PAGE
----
Holly Mitchell had a simple motivation in crafting a law to ban discrimination against natural hairstyles like hers.
“Racism,” the state senator from Los Angeles said during a recent stop in Fresno. Mitchell is black, and wears her hair in braids.
Earlier this month, Gov. Gavin Newsom signed Mitchell’s CROWN Act. The acronym stands for Creating a Respectful and Open Workplace for Natural hair.
The act, based on Mitchell’s Senate Bill 188, prevents employers and schools from discriminating against hairstyles such as braids, dreadlocks and twists. Those natural styles would be added to Afros, the only hair choice protected by federal law.
“My constituents elected me for what’s inside my head, not how I wear my hair.” — State Sen. Holly Mitchell
Negative attitudes about cultural hairstyles come from “a lack of understanding about cultural uniqueness and a perception that because my hair isn’t straight and I don’t follow a Eurocentric model of what’s professionalism, then I don’t have the right to wear my hair as I chose in the workplace,” Mitchell said. “It comes from racism.”
FUSD, CUSD Say They Comply
The Fresno area’s two largest school districts, which have a history of strict enforcement of restrictive hairstyle codes, say they are in compliance with the new law.
For Fresno Unified School District, a 2018 incident led to a policy change. Parent Erika Paggett said the district discriminated against her son when he was suspended for his hairstyle. He had lines shaved into the side of his head. Staff at Tenaya Middle School said the hairstyle was a distraction.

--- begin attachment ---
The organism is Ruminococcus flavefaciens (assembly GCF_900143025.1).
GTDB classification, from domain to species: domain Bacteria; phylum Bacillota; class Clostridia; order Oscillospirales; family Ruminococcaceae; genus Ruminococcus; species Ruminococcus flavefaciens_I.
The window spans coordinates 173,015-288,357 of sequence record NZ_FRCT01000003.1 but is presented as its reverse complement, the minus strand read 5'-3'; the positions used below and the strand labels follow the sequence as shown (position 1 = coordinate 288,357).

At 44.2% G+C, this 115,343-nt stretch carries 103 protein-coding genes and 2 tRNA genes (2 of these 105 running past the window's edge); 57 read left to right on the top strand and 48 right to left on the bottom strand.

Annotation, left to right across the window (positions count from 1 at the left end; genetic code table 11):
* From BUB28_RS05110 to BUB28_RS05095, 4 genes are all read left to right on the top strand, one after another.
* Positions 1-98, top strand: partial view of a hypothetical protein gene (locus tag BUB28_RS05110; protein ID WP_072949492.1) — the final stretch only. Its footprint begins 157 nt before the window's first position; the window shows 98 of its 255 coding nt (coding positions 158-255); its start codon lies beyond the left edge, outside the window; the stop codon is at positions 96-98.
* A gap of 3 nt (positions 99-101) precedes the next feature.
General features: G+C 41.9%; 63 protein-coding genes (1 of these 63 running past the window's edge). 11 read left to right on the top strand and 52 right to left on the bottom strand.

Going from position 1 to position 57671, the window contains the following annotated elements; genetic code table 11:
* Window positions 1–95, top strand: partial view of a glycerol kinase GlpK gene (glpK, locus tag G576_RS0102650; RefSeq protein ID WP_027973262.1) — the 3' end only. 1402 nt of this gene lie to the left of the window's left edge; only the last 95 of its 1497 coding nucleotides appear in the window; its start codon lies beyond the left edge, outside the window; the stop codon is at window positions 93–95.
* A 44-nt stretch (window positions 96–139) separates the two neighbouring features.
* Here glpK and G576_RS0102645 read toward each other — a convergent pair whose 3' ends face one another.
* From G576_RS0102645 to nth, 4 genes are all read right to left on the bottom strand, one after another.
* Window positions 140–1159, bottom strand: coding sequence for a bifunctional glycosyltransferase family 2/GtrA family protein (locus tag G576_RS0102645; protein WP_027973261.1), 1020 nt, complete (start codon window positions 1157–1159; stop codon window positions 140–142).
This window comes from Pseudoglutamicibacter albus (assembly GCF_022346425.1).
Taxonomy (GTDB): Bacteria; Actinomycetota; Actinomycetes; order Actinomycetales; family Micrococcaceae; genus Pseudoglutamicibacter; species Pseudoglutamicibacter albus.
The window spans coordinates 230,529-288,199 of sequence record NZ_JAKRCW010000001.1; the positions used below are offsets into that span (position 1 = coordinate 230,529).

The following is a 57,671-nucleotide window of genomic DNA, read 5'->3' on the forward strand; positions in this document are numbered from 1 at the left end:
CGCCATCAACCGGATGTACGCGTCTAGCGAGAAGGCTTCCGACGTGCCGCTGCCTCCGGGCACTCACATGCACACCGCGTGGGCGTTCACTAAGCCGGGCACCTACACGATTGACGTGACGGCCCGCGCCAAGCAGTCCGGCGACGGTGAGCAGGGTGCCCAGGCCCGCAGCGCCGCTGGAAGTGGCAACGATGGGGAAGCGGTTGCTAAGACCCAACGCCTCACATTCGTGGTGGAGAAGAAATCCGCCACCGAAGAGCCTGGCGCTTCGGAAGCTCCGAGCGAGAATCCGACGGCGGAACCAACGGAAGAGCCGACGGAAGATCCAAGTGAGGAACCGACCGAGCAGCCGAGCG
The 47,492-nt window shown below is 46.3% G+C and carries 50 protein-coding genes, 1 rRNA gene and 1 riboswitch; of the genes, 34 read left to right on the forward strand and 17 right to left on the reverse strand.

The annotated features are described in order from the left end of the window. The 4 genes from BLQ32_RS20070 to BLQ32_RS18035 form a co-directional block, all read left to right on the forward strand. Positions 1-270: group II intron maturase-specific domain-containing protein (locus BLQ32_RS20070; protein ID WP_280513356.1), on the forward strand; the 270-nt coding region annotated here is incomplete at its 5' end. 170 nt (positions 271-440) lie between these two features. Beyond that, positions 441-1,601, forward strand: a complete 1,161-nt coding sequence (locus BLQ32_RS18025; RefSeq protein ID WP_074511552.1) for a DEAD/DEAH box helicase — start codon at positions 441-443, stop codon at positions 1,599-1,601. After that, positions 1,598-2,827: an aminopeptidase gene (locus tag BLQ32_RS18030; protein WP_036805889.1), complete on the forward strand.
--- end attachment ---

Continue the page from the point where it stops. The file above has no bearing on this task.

After taking her case to the media, and with support from the ACLU, the district changed its policy. A district spokeswoman said its current dress code complies with the CROWN Act.
“The CROWN act will protect black people from being discriminated against for their natural hair, a practice which is rooted in a long history of white supremacy. Recent incidents at Fresno Unified in which black students have been punished for their hair demonstrate how necessary this law is,” ACLU attorney Abre’ Conner said.
Clovis Unified, long known for enforcement of a strict dress code, relaxed its rules not long after a 2016 case in which student William Pleasant fought to keep a longer hairstyle. The district, facing strong public pressure on both sides of the issue, initially stood its ground. But it eventually relented, removing gender-specific language from its dress code.
The district says it also is aligned with the CROWN Act.
“We’ve been following this law since the legislation was first introduced, and do not anticipate needing to make any changes to our existing policies,” district spokeswoman Kelly Avants said. “Our current dress code and the allowances it includes for cultural and religious exceptions meet the standards included in SB 188.”
CIF Also in Compliance
When Newsom signed the bill, he referenced an incident in New Jersey that received national attention last year. A high school wrestling referee forced a competitor to cut his dreadlocks in order to compete.
An official the California Interscholastic Federation, which sanctions the state’s high school sports, said there are guidelines for hair in the state’s wrestling rules, but he doubted what happened in New Jersey could happen here.
“It has nothing to do type of hair, it has to do with the length,” said Brian Seymour, CIF senior director. In the case of the New Jersey wrestler, a hair covering or cap would have sufficed.
“We’ve had that rule in place for many, many years. So there won’t be any change for us, whatsoever,” Seymour said. “Lack of communications (in New Jersey) really caused that to spiral out of control.”
Seymour noted that thousands of high school girls with long hair compete in wrestling, along with boys wearing cornrows or dreadlocks.
“We don’t anticipate having any issue in the future,” he said.